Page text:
"What is it, Uncle? How did you find me here?" she asked, curious to know about her uncle's appearance.
Maraxus leaned on the two back legs of his chair, and it moaned stressfully. "Well, Lin, I'll make a long story short. Gandalf rather unceremoniously sent me through one of his ungodly portals and I ended up who knows where. I realized I was in the middle of the damned Shaharazad forest and decided to hunt for you. He had told me he was sending everyone everywhere but only told me of his plans to send you to Whayn-Fharh, for what I don't know."
"What was he planning, I wonder," thought Aerlin out loud. "He told me he was sick, gave me the Edair, and shoved me through a portal, too."
"He actually gave you the book? Things must have been dire indeed. He didn't seem to be in such frail health that his life was in danger, but a person can never be sure."
Em returned, bearing ale for both Aerlin and Maraxus, and a glass of water for herself. She sat next to Aerlin.
"Do you mind if I listen in for a bit? I'm afraid I'm not very tired, and I'd be interested in Sir Maraxus's tale."
"I don't suppose it would hurt," Maraxus answered, "But I fear the news I bear isn't easy to take." Em nodded and seated herself, and Maraxus went on with his tale.
"To the south, the land is dying once more. I couldn't find a trace of illness within the land itself, but the plants are drooping and wilted. Animals lie dead by the side of the road, and not just small creatures either. Even the few of the open treefolk were dead, the life gone from their eyes. They were torn apart, though I found no marks of weapon upon their bark. I can't figure out what your father meant to accomplish by separating everyone."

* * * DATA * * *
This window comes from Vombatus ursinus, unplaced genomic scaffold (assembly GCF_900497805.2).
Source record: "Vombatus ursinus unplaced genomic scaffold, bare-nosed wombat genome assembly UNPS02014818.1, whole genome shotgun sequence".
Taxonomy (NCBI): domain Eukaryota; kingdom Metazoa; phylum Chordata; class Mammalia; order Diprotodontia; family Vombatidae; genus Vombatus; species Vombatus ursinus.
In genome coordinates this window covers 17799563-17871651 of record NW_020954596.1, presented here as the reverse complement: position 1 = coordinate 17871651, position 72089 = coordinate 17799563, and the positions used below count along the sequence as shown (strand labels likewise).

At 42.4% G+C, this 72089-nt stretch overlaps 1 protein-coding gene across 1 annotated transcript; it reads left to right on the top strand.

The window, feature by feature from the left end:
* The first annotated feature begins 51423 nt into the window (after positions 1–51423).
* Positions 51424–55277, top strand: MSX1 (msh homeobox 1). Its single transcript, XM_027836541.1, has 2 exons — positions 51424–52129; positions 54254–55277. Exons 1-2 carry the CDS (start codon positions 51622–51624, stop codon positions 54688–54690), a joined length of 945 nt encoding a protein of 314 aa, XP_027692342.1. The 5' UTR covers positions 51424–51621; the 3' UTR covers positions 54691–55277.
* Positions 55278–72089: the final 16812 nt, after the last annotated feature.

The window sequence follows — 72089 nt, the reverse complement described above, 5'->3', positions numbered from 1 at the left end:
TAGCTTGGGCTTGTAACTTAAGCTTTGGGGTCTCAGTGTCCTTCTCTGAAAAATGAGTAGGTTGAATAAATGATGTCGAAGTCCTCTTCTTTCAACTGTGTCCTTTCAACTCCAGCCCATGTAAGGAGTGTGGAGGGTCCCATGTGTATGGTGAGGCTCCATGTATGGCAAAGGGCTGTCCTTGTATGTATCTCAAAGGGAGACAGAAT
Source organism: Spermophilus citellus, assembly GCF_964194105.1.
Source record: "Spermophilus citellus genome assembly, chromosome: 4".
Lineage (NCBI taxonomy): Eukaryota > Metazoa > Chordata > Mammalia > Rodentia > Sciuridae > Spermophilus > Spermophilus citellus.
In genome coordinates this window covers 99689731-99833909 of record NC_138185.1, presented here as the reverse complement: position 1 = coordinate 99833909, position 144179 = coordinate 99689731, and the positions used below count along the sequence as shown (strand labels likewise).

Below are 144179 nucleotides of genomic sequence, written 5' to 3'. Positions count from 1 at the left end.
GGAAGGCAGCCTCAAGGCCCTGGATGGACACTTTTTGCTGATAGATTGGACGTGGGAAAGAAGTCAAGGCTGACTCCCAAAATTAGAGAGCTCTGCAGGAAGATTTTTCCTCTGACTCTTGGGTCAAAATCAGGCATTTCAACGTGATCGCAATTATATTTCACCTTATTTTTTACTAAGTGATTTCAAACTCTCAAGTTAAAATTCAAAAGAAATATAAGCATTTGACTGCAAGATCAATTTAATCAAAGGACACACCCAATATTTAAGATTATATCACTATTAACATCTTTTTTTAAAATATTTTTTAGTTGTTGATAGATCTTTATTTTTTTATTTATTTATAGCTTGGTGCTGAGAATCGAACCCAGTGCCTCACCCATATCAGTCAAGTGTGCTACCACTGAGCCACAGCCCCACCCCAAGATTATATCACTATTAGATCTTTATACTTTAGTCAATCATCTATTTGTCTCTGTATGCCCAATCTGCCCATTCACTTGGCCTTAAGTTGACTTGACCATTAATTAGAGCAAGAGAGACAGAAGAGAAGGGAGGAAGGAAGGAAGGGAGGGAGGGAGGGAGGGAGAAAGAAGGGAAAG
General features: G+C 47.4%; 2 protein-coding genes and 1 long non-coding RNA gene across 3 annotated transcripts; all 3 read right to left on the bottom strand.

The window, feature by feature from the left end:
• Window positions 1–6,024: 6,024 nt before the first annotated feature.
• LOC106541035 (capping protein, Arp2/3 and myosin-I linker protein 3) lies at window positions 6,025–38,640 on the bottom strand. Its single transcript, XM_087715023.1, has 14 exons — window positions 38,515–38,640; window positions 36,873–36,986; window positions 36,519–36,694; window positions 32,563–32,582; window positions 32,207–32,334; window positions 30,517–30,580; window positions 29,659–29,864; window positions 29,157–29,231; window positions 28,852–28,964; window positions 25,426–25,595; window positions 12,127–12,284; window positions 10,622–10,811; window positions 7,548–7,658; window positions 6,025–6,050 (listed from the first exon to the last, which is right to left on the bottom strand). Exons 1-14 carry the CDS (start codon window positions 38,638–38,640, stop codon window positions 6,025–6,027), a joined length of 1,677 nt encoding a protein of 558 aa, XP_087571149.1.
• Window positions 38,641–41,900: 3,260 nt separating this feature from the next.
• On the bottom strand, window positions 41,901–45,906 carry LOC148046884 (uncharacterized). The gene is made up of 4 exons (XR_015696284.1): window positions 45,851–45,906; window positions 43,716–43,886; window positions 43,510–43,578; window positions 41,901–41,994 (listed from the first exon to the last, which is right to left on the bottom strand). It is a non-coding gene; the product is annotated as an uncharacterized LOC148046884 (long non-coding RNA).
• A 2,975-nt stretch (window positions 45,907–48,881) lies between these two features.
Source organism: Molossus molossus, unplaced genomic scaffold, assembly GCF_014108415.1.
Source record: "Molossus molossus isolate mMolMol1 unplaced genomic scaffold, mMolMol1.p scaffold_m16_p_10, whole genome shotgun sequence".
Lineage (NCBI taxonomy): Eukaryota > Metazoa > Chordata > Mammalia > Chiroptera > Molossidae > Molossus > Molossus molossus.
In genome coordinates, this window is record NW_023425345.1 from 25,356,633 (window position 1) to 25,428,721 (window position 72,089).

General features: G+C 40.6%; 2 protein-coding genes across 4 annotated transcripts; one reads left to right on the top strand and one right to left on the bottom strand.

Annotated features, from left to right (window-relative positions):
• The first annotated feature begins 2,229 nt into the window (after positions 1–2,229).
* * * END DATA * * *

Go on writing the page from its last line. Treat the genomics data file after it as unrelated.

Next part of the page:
"He told me to seek out Master Sunset, Max."
Maraxus shifted his position, settling himself into the chair. The dreamy look in his eye spoke of memories long past and days of peace. "Ah yes, I remember him. Your father left him in charge of the library when he left. Pheodran was the town the library was founded in. Sunset's a good man; I'm sure he'll be there."
Em leaned forward. "You think he might know what's behind the sickness you found?" Maraxus shook his head.
"I'm afraid I don't know, my lady. He's got connections to virtually everything in the known lands; there's no reason to think he wouldn't at least know about it, if not know the cause."
Aerlin drummed her fingers on the table, lost in thought.
"How do you feel about this illness, Maraxus? Do you think it will spread here?" Em enquired.
"That's a question I don't want to answer. It might, it might not. I won't be here to find out," he said warningly.
Aerlin's mind flashed over a myriad of possiblities. Should she seek out Sunset and learn why her father had given her the book? Or should she turn her energies to learning more about the illness? Either way, her path seemed to lead somewhere. To Pheodran, to consult Sunset. She only had to convince herself she needed to go.